Since MRE XIII (1993 Date-of-Pack [DOP]), 70 new items have been approved as MRE improvements. Fourteen of the least acceptable items were replaced, and the number of menus was increased from 12 to 24. In addition, four vegetarian meals are now included.

Click here to see the summary page of what changes occurred each year in MRE development. You can also visit this site to learn more about MREs.

Civil War Cooking: What the Union Soldiers Ate

On her website ToriAvey.com, Tori Avey explores the story behind the food – why we eat what we eat, how the recipes of different cultures have evolved, and how yesterday’s recipes can inspire us in the kitchen today. Learn more about Tori and The History Kitchen.

Caption: Army of the Potomac – Union soldiers cooking dinner in camp (Library of Congress)

We grab our plates and cups, and wait for no second invitation. We each get a piece of meat and a potato, a chunk of bread and a cup of coffee with a spoonful of brown sugar in it. Milk and butter we buy, or go without. We settle down, generally in groups, and the meal is soon over… We save a piece of bread for the last, with which we wipe up everything, and then eat the dish rag. Dinner and breakfast are alike, only sometimes the meat and potatoes are cut up and cooked together, which makes a really delicious stew. Supper is the same, minus the meat and potatoes.

– Lawrence VanAlstyne, Union Soldier, 128 th New York Volunteer Infantry

The biggest culinary problem during the Civil War, for both the North and the South, was inexperience. Men of this time were accustomed to the women of the house, or female slaves, preparing the food. For a male army soldier, cooking was a completely foreign concept. Thrust into the bleak reality of war, soldiers were forced to adjust to a new way of life—and eating—on the battlefield.

In the early stages of the war, the Union soldiers of the North benefited from supervision by the United States Sanitary Commission. Commonly known as The Sanitary, it made the soldiers’ health and nutrition a top priority. Even before the start of the war, volunteers in The Sanitary were trained to find and distribute food to soldiers stationed in the field. They were expected to be knowledgeable in determining which foods were available during each season, and how to preserve food items for transportation and storage. It was the responsibility of The Sanitary to schedule and maintain a constant supply of food to soldiers at war.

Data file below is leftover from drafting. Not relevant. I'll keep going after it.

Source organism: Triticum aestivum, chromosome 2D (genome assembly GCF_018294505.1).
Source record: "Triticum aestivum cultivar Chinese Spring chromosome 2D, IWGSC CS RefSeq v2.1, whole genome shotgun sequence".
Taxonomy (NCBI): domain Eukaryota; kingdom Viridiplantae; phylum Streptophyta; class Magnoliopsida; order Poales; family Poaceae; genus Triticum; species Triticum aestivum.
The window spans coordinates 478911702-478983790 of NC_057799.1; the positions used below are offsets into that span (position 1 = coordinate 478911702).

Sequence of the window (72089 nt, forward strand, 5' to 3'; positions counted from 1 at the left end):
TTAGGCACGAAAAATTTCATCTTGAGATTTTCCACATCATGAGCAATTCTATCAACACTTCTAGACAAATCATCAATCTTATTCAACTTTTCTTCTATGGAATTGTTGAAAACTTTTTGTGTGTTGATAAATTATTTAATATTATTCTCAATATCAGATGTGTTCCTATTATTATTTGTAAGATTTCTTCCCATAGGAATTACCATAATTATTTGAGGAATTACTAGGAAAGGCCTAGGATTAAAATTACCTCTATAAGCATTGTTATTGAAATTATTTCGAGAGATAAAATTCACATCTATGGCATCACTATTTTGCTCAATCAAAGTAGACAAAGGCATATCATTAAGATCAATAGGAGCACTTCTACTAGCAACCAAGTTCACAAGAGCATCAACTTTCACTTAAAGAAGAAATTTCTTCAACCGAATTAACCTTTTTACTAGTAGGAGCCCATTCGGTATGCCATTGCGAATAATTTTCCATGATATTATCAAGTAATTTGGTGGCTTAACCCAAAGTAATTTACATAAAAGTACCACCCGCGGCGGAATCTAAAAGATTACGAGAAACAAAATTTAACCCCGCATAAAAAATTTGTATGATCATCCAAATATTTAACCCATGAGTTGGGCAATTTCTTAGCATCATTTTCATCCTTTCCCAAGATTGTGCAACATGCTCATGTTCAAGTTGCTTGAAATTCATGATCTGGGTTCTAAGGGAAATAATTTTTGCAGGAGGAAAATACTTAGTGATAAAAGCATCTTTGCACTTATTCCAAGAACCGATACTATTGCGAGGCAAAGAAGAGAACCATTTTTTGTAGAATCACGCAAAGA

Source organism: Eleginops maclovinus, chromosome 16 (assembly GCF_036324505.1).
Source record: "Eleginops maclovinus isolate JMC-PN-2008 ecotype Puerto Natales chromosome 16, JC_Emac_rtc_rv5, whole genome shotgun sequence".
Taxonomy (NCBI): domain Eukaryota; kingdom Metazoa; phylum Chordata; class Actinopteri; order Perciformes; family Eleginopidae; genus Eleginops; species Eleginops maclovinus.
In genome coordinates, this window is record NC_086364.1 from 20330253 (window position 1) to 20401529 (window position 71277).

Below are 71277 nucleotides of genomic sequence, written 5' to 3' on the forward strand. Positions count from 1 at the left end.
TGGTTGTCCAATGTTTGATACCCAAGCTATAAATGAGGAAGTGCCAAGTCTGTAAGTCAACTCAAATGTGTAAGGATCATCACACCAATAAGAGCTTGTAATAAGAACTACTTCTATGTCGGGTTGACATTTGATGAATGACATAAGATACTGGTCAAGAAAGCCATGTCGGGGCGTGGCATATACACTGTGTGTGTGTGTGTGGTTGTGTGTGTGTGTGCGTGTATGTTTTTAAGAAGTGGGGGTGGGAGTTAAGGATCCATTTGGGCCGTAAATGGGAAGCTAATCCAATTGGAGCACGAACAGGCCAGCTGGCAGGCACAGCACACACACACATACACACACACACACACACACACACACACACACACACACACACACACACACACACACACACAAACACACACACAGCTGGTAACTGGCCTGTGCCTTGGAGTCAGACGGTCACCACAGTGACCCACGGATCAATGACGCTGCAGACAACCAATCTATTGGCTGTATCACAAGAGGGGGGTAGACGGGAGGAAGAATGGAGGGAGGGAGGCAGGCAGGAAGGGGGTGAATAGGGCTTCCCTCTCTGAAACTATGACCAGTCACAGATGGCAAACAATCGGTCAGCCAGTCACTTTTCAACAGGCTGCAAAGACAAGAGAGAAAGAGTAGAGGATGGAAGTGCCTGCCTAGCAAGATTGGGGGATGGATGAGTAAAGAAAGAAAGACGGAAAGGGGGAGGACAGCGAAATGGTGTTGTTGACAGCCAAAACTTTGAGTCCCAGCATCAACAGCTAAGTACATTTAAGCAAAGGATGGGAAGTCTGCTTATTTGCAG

Fredericksburg, VA - Cooking tent of the U.S. Sanitary Commission (Library of Congress)

While the Sanitary did their best to provide a reliable supply of food, that didn’t guarantee a tasty or healthy meal. Considering there were nearly 2 million soldiers in the Union army, the Sanitary did not focus on flavor nor variety. It was a large enough task to provide the basics and keep their soldiers from starving. When food deliveries were interrupted by weather delays or other challenges, soldiers were forced to forage the countryside to supplement their meager diets.

Again we sat down beside (the campfire) for supper. It consisted of hard pilot-bread, raw pork and coffee. The coffee you probably wouldn’t recognize in New York. Boiled in an open kettle, and about the color of a brownstone front, it was nevertheless the only warm thing we had.

– Charles Nott, Union Soldier, 16 yrs. old

At the start of the war, James M. Sanderson, a member of the Sanitary, became concerned with reports of poor food quality and preparation. Sanderson, who was also a hotel operator in New York, believed that his experience would be of value to the Union. With the help of New York Governor Edwin D. Morgan, Sanderson set out to visit soldiers in the field, in hopes of teaching them a few simple cooking techniques. He started with the camps of the 12 th New York, as they were deemed “most deficient in the proper culinary knowledge.” He reportedly saw a significant change in just three days.

Colonel Burnside's Brigade at Bull Run (Library of Congress)